Balancing the Benefits and Risks of Radiotherapy for the Treatment of Breast Cancer and Lymphoma
Kate Vallis, Oxford Institute for Radiation Oncology (OIRO), Vanessa Ferreira, Oxford Centre for Clinical Magnetic Resonance Research (OCMR)
Breast cancer and Hodgkin lymphoma are both highly curable malignancies with approximately 80% of individuals surviving 10 years or more from diagnosis. However it is well recognised that both chemotherapy and radiotherapy increase cardiac morbidity and mortality in survivors as well as causing other important late effects such as second cancers.. Radiotherapy for early breast cancer is proven in meta-analyses to reduce relapse rates and increase overall survival. Additionally, recently reported trials of internal mammary chain (IMC) radiotherapy for breast cancer have demonstrated benefits, but with an increased incidental radiation dose to the heart. Radiotherapy is an important modality in the treatment of Hodgkin lymphoma, reducing relapse rates even in favourable prognostic groups, but treatment of the mediastinum when involved necessarily results in cardiac exposure. There is therefore substantial interest quantifying radiation-induced cardiac toxicity and in the development of radiotherapy techniques which could minimise this. As cardiac toxicity following radiotherapy does not typically become clinically manifest for several years after treatment there is a need to develop early surrogate biomarkers of cardiac toxicity.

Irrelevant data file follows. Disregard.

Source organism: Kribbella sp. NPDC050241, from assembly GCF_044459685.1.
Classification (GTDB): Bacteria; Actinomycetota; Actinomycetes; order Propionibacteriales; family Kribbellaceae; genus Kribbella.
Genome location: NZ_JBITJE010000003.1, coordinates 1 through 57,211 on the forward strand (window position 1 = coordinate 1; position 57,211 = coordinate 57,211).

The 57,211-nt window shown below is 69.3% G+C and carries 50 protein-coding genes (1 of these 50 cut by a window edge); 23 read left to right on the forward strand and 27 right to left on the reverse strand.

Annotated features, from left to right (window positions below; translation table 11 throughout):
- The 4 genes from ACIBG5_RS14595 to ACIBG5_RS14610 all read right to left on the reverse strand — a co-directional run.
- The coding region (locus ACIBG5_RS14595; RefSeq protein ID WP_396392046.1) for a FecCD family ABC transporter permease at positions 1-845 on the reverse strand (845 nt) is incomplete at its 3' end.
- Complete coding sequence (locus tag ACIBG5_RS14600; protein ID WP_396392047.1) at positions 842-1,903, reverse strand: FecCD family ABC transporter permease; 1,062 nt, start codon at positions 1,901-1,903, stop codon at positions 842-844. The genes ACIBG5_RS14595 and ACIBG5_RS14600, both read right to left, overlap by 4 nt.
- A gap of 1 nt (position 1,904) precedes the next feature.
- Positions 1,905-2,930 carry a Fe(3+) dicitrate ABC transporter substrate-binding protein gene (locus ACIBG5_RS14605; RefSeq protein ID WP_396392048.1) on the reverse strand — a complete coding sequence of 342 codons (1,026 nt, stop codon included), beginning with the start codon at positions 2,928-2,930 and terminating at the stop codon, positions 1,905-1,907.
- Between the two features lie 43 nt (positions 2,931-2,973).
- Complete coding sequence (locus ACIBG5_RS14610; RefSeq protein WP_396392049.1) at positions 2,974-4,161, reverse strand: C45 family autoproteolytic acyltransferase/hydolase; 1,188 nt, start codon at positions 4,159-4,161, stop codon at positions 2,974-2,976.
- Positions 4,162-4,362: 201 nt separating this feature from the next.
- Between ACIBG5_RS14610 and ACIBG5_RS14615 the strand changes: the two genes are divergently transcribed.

RESEARCH EXPERIENCE, RESEARCH METHODS AND TRAINING
1) Recruitment of a clinical cohort of patients, to be treated with IMC radiotherapy for breast cancer or mediastinal radiotherapy for lymphoma. In collaboration with the OCMR, novel cardiovascular magnetic resonance (CMR) biomarkers and advanced myocardial tissue characterisation will be used to allow deep phenotyping of radiation-induced cardiac toxicity. Novel blood biomarkers of cardiac toxicity will also be studied.
2) The pre-clinical assessment of novel radiotherapy techniques to be used in planned studies of proton beam therapy (PBT) for breast cancer and lymphoma, including the development of methods to predict the health and economic benefits that may be derived from cardiac-sparing radiotherapy techniques.
3) The development of risk prediction tools and an associated decision aid to help individualise the use of radiotherapy in the treatment of Hodgkin lymphoma within the context of a forthcoming randomised clinical trial.
field work, secondments, industry placements and training
An honorary NHS contract to allow the recruitment of patients into the clinical components of the study. This would include appropriate clinical training and involvement in the treatment of patients under the direct supervision of the Clinical Supervisors.
Training in radiotherapy treatment planning using proton beam therapy would be provided via the OIRO.
There would be opportunity for formal training in Epidemiology and Statistics.
The ideal candidate would be a Clinical or Radiation Oncologist with experience in or an interest in developing knowledge of Clinical Trials and Epidemiology.